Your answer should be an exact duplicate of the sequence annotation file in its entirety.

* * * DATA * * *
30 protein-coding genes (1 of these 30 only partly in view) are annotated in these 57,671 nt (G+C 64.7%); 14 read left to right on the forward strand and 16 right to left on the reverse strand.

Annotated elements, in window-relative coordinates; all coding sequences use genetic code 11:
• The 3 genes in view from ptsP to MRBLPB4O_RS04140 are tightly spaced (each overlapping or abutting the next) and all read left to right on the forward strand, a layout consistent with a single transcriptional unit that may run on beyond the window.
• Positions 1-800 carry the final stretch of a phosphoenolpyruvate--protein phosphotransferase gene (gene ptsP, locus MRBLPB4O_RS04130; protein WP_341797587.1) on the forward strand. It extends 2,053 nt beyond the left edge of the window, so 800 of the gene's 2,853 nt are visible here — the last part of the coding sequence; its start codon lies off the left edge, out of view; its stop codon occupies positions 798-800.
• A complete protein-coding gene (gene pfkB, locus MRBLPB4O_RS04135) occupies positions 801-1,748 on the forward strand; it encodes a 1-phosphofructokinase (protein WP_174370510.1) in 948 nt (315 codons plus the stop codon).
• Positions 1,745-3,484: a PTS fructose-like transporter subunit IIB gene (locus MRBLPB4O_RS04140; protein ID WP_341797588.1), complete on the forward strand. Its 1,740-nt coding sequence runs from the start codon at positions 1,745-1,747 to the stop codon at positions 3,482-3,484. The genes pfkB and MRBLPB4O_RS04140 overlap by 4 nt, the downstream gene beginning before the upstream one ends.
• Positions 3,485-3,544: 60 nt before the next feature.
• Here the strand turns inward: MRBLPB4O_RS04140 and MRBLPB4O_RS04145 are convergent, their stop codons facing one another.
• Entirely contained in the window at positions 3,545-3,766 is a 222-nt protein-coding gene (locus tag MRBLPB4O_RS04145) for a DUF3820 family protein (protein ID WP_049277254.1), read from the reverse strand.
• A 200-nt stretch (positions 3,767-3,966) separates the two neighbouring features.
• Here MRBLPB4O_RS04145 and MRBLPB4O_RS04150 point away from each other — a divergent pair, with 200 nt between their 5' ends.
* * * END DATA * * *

30 protein-coding genes (1 of these 30 only partly in view) are annotated in these 57,671 nt (G+C 64.7%); 14 read left to right on the forward strand and 16 right to left on the reverse strand.

Annotated elements, in window-relative coordinates; all coding sequences use genetic code 11:
• The 3 genes in view from ptsP to MRBLPB4O_RS04140 are tightly spaced (each overlapping or abutting the next) and all read left to right on the forward strand, a layout consistent with a single transcriptional unit that may run on beyond the window.
• Positions 1-800 carry the final stretch of a phosphoenolpyruvate--protein phosphotransferase gene (gene ptsP, locus MRBLPB4O_RS04130; protein WP_341797587.1) on the forward strand. It extends 2,053 nt beyond the left edge of the window, so 800 of the gene's 2,853 nt are visible here — the last part of the coding sequence; its start codon lies off the left edge, out of view; its stop codon occupies positions 798-800.
• A complete protein-coding gene (gene pfkB, locus MRBLPB4O_RS04135) occupies positions 801-1,748 on the forward strand; it encodes a 1-phosphofructokinase (protein WP_174370510.1) in 948 nt (315 codons plus the stop codon).
• Positions 1,745-3,484: a PTS fructose-like transporter subunit IIB gene (locus MRBLPB4O_RS04140; protein ID WP_341797588.1), complete on the forward strand. Its 1,740-nt coding sequence runs from the start codon at positions 1,745-1,747 to the stop codon at positions 3,482-3,484. The genes pfkB and MRBLPB4O_RS04140 overlap by 4 nt, the downstream gene beginning before the upstream one ends.
• Positions 3,485-3,544: 60 nt before the next feature.
• Here the strand turns inward: MRBLPB4O_RS04140 and MRBLPB4O_RS04145 are convergent, their stop codons facing one another.
• Entirely contained in the window at positions 3,545-3,766 is a 222-nt protein-coding gene (locus tag MRBLPB4O_RS04145) for a DUF3820 family protein (protein ID WP_049277254.1), read from the reverse strand.
• A 200-nt stretch (positions 3,767-3,966) separates the two neighbouring features.
• Here MRBLPB4O_RS04145 and MRBLPB4O_RS04150 point away from each other — a divergent pair, with 200 nt between their 5' ends.